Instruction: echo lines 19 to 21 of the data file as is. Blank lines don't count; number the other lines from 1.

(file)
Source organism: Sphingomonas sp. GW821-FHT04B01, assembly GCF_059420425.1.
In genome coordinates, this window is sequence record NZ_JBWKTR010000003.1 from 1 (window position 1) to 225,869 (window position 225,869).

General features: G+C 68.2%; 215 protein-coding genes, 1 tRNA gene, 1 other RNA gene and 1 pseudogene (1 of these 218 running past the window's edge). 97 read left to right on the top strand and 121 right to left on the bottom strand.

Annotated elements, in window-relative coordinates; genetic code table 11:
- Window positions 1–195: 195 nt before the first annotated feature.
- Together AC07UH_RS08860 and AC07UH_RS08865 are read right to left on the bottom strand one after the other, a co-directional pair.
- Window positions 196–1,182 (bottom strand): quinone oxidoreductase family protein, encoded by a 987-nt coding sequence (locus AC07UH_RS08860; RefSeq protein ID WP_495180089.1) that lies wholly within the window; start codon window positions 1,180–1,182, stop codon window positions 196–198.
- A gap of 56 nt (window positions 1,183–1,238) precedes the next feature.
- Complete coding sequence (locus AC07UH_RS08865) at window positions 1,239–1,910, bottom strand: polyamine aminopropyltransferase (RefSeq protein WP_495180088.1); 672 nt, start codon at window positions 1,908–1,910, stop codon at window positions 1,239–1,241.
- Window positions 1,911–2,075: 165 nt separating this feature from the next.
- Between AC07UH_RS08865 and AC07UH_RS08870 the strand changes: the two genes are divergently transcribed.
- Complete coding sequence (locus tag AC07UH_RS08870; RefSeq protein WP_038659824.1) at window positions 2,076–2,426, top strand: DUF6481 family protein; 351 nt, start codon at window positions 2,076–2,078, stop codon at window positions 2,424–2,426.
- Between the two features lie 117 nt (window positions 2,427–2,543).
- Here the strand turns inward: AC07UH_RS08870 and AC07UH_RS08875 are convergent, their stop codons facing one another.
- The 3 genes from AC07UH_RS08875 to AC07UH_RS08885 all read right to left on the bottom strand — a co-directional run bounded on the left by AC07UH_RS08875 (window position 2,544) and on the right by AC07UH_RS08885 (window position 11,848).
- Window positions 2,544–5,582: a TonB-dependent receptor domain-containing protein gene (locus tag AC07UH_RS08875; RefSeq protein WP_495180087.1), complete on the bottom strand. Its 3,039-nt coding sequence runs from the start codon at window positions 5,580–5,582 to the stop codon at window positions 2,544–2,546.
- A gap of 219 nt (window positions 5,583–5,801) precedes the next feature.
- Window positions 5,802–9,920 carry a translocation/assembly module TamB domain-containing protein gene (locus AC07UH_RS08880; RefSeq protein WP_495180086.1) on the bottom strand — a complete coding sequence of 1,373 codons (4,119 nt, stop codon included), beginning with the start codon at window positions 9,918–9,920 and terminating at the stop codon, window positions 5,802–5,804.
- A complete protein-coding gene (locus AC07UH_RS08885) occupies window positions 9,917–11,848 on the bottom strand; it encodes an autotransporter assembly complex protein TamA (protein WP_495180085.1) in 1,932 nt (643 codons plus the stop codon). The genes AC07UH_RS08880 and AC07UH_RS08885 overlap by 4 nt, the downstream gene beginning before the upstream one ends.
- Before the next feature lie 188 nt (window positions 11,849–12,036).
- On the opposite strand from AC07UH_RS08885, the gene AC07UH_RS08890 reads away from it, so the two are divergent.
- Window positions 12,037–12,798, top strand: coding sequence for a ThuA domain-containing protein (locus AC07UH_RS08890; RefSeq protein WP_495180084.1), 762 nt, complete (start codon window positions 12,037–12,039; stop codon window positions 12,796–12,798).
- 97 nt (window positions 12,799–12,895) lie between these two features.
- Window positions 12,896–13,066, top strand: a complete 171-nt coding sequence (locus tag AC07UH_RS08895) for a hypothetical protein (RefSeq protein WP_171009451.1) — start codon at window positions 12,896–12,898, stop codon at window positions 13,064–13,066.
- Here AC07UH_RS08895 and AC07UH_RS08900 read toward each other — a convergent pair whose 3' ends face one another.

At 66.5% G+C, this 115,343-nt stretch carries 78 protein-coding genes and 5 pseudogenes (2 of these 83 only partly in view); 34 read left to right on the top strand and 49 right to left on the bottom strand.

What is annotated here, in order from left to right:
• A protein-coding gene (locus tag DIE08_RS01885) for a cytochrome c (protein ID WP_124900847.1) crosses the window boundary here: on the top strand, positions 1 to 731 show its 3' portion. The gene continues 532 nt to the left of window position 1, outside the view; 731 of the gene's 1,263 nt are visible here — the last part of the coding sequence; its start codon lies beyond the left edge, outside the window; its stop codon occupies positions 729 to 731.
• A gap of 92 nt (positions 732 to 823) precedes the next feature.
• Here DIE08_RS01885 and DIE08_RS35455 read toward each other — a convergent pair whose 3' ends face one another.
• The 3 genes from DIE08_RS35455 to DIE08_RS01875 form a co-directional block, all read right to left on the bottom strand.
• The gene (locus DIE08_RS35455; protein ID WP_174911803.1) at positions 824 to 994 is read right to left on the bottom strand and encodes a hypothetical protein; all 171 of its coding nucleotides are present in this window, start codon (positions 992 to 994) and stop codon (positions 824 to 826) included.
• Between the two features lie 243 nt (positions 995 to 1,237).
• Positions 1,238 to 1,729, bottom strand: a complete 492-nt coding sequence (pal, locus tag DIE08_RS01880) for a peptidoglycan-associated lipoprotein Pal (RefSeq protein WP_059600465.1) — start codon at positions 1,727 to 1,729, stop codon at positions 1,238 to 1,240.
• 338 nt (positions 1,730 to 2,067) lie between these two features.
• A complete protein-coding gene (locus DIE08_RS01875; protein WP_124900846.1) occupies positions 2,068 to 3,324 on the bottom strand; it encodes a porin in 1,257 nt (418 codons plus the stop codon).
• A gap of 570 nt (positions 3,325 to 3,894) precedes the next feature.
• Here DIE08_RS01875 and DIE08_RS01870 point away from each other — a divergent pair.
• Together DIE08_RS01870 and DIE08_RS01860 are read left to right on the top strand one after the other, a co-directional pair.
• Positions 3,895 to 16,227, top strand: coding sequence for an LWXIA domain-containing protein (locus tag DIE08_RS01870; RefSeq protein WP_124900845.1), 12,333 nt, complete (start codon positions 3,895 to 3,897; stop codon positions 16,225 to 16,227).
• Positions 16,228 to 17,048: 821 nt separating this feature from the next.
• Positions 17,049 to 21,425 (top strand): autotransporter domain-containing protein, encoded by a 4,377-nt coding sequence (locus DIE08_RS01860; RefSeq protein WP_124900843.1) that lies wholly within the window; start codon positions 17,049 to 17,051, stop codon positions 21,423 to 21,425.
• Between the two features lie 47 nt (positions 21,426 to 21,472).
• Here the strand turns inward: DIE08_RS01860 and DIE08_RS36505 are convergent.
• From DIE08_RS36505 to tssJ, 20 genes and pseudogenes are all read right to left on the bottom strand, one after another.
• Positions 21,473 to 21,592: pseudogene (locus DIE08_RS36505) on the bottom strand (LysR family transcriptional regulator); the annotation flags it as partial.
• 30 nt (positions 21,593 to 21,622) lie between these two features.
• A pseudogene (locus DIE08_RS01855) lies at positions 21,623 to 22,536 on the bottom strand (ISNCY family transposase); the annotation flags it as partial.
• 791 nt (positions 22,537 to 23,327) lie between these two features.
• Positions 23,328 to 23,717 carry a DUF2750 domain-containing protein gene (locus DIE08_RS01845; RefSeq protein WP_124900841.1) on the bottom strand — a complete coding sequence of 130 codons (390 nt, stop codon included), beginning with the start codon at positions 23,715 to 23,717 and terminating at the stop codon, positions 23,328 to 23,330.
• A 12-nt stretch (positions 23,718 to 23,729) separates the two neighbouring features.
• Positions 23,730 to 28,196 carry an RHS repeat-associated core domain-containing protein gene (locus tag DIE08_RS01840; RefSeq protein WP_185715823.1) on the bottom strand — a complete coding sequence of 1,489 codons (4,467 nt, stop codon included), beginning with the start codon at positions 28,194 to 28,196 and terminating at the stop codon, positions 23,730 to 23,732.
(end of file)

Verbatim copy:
- A complete protein-coding gene (locus AC07UH_RS08885) occupies window positions 9,917–11,848 on the bottom strand; it encodes an autotransporter assembly complex protein TamA (protein WP_495180085.1) in 1,932 nt (643 codons plus the stop codon). The genes AC07UH_RS08880 and AC07UH_RS08885 overlap by 4 nt, the downstream gene beginning before the upstream one ends.
- Before the next feature lie 188 nt (window positions 11,849–12,036).
- On the opposite strand from AC07UH_RS08885, the gene AC07UH_RS08890 reads away from it, so the two are divergent.